By now, you’ve inevitably heard how easy it is to make a little extra cash driving for ride-sharing services like Uber and Lyft. All you have to do is sign up, sign in and get paid to drive people around whenever you want. You probably even know a couple people who moonlight as drivers using their own vehicles. And if you’re like a lot of cash-strapped Americans, maybe you’ve considered signing up yourself. But not all cars make for great ride-sharing vehicles. Usually, the car has to be a 4-door and 2001 or newer unless stated otherwise in major cities.
With that in mind, there are a few vehicles that are great when it comes to ride sharing programs. After being in literally some cars, I’ve made a list of the cars that would be great in certain scenarios.
Scenario # 1: The full time driver.
Solution: A 2008+ Toyota Prius/Prius C
Now I know what you’re thinking. “The Toyota Prius is the most boring and slow car you can buy.” That may be the case, but if you’re driving through the streets of Los Angeles, you won’t want a four-door sports car. Buying a used Prius can cost as little as $15,000 but you still get Toyota’s extremely frugal 121 horsepower hybrid engine. It isn’t a lot of power but it is enough to overtake should you need to. Not only that, but Toyota claims the Prius can get over 50 MPG. There may not be a lot of driver involvement but that gives the driver more time to talk with the drunken occupants and amaze them with the hybrid propulsion screen.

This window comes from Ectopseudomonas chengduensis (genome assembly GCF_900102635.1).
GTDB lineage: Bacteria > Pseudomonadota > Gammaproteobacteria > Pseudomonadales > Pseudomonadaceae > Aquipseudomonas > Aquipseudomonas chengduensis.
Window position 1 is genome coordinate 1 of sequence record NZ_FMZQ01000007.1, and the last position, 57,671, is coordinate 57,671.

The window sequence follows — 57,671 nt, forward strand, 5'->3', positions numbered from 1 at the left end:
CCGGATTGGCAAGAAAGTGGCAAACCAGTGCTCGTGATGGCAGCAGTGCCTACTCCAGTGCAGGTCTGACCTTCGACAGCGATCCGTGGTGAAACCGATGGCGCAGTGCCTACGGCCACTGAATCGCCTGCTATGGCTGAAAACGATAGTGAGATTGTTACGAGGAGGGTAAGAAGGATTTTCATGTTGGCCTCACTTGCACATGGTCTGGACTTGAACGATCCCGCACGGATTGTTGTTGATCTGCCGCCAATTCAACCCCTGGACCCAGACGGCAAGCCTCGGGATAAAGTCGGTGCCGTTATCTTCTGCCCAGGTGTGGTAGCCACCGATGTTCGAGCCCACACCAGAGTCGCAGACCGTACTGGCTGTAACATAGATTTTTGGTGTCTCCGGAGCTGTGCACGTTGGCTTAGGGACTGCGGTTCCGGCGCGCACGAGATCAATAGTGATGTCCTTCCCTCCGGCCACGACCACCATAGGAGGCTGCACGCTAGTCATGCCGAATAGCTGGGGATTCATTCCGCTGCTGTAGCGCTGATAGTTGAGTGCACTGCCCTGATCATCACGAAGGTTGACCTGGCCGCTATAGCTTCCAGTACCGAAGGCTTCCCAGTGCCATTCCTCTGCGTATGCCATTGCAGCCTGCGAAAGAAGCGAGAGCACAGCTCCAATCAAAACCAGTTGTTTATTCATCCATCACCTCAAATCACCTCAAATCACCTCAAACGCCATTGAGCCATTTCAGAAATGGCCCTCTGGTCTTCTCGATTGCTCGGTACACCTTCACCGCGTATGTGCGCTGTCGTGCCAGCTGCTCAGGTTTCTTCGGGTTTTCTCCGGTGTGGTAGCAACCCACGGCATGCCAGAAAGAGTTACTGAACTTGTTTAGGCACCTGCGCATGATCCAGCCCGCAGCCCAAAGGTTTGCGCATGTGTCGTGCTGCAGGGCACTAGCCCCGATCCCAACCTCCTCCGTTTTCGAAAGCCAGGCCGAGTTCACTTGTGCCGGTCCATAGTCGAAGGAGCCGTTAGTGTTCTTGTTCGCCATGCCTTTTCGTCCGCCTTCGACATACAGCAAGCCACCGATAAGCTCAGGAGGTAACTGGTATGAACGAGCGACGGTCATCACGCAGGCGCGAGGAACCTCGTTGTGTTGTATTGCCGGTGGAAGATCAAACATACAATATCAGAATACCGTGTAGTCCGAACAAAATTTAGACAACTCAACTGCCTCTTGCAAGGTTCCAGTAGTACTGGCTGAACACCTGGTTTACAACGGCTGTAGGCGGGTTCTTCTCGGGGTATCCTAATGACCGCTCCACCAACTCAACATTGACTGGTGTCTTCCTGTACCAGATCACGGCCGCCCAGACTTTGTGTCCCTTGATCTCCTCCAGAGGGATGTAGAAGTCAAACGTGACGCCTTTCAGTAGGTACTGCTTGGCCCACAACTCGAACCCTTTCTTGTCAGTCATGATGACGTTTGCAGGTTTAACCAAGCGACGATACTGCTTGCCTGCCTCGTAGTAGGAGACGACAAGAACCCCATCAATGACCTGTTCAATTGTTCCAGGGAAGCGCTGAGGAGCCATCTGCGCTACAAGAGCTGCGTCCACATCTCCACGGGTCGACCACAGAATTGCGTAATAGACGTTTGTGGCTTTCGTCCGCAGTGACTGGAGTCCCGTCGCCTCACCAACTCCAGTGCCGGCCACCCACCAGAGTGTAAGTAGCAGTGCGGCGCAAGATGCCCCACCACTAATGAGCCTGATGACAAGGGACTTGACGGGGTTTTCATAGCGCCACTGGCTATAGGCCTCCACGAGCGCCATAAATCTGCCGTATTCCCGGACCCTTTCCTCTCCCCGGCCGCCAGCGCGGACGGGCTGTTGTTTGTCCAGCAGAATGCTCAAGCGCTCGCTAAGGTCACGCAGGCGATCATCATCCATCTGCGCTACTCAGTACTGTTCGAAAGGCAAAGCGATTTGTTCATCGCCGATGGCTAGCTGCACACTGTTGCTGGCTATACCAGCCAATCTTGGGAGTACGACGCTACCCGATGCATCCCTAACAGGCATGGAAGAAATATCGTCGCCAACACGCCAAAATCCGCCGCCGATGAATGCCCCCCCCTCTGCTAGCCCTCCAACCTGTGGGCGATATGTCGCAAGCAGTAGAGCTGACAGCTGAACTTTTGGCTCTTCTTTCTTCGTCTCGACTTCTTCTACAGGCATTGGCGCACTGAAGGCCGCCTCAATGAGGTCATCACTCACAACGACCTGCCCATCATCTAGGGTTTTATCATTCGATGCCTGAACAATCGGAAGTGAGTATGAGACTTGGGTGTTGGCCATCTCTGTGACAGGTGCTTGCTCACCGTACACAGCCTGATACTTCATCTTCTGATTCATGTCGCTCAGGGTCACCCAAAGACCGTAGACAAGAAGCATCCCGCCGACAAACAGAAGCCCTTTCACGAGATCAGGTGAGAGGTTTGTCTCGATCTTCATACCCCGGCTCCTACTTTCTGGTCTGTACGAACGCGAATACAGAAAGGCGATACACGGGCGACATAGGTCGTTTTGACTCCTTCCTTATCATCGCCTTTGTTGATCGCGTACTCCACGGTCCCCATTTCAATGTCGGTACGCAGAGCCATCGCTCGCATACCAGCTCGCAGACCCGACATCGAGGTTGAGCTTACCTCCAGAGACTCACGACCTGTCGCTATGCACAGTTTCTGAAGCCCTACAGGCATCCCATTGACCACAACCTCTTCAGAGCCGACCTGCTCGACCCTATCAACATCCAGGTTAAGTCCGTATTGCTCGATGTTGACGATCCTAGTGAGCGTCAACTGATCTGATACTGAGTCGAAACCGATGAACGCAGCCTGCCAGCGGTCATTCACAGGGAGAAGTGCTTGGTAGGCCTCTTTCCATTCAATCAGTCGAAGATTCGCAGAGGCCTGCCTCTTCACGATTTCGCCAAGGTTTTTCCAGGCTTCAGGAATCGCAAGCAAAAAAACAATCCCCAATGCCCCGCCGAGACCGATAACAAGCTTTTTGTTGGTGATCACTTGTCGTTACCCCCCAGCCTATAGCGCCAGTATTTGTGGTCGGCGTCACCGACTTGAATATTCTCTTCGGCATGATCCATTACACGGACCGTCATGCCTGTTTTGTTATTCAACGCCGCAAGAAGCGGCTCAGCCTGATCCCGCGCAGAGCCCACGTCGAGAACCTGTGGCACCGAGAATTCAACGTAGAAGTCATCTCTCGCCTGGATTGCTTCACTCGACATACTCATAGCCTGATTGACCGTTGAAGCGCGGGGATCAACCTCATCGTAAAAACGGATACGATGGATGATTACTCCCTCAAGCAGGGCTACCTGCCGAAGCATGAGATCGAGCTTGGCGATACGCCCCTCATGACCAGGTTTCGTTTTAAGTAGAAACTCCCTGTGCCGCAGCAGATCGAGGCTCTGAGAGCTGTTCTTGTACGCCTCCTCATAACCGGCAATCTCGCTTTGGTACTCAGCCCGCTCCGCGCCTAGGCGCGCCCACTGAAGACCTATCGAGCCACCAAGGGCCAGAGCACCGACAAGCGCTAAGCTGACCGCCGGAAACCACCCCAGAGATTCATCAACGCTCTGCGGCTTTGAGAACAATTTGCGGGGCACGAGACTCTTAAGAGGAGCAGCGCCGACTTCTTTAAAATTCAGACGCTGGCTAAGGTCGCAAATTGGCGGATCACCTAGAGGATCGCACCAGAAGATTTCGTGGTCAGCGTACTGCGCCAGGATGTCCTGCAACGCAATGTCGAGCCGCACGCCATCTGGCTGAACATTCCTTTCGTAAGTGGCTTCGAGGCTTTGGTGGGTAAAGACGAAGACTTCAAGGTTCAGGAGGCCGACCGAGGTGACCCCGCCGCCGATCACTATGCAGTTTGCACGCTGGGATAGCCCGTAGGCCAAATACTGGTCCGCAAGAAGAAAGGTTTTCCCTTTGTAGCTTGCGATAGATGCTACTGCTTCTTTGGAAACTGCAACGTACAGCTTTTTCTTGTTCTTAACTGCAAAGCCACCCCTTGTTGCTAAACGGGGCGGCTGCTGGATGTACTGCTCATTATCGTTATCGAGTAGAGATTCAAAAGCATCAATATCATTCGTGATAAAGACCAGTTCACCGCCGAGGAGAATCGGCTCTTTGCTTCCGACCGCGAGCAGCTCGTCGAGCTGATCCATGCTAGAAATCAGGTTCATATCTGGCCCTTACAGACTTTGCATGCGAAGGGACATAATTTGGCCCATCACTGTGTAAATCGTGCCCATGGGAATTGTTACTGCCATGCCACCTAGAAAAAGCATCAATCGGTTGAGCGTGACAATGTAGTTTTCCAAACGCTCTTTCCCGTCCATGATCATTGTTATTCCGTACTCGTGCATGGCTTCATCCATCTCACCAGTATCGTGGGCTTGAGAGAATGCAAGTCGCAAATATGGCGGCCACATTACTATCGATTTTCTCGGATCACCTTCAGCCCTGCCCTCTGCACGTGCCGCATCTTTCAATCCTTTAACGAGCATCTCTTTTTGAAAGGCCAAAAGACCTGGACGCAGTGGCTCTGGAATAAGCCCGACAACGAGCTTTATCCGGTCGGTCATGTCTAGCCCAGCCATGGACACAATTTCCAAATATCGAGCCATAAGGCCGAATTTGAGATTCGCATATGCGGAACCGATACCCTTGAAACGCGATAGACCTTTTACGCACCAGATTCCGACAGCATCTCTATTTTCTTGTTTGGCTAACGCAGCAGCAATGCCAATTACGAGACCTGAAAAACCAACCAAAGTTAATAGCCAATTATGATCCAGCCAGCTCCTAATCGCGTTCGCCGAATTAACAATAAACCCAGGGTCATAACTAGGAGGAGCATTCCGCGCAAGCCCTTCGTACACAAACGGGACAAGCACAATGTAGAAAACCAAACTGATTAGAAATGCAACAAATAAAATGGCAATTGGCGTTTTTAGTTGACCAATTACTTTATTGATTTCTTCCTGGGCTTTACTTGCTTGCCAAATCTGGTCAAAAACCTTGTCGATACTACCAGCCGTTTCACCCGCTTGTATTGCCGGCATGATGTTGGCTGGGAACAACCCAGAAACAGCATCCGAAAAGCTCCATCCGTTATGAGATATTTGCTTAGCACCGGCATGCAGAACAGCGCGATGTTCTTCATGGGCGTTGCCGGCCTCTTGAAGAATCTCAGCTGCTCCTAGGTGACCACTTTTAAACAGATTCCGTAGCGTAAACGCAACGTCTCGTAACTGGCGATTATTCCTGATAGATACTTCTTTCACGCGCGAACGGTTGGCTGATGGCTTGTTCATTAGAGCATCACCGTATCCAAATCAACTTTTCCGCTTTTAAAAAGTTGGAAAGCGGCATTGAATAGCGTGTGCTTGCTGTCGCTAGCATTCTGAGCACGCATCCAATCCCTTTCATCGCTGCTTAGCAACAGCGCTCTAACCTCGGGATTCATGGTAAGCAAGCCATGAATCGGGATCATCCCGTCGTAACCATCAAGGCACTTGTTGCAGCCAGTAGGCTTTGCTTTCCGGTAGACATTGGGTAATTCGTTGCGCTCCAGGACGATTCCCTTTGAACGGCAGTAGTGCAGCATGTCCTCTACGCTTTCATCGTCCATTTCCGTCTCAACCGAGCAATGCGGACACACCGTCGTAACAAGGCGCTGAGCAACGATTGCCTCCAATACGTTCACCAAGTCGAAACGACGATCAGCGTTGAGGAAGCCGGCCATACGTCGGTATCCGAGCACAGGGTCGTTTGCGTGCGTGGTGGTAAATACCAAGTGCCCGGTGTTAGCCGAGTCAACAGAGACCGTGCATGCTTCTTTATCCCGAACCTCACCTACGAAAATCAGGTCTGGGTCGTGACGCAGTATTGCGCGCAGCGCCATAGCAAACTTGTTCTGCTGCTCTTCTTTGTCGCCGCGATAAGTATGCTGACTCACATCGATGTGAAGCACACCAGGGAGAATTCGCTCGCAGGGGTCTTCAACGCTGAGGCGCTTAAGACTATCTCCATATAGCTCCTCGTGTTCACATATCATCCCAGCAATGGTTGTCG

Scenario #2: The SUV driver.
Solution: A 2011+ Kia Sportage
The good thing about the Kia Sportage is the owner gets a handsome looking SUV with good gas mileage. Since it is a Kia, prices for a new Sportage start at around $23,000 with a well optioned Sportage priced around $27,000. A peppy 2.0-liter turbocharged 237 horsepower engine is available but you’re better off with the less powerful 2.4-liter 181 horsepower engine. Ride quality is not too harsh and the interior is understated yet functional. Being a smaller SUV, the Sportage handles traffic and congestion with ease. The Sportage is especially a good idea if you drive in cities like New York or Chicago that get a fair amount of snow during the winter with its all-wheel drive option.
Scenario #3: The extra-cash driver.
Solution: A 2012+ Ford Fusion
When Ford introduced the third generation Fusion, it transformed the midsized vehicle into a stunning machine that most people can afford. Various power plants including a plug-in option and hybrid technology means the Fusion can look good and be quite frugal. For those with a lead foot, there is a turbocharged 2.0-liter engine that produces 240 horsepower with all-wheel drive being an option. You can get all the bells and whistles such as navigation, lane-assist, adaptive cruise control, and so on. $25,000 can get you a well equipped Fusion but a fully loaded one will be almost $10,000 more. Unlike the Prius, the Fusion isn’t as much about maximizing your miles per gallon as it is a more stylish car to ferry people around in.
These are my three choices based on real world ride sharing experiences. How about yourself? Have you been in a car that you would consider a great ride sharing vehicle? Leave a comment below!
2016 Toyota PRIUS
Anthony doesn’t always write in the third person, but when Anthony does, Anthony likes to make it quite obvious.
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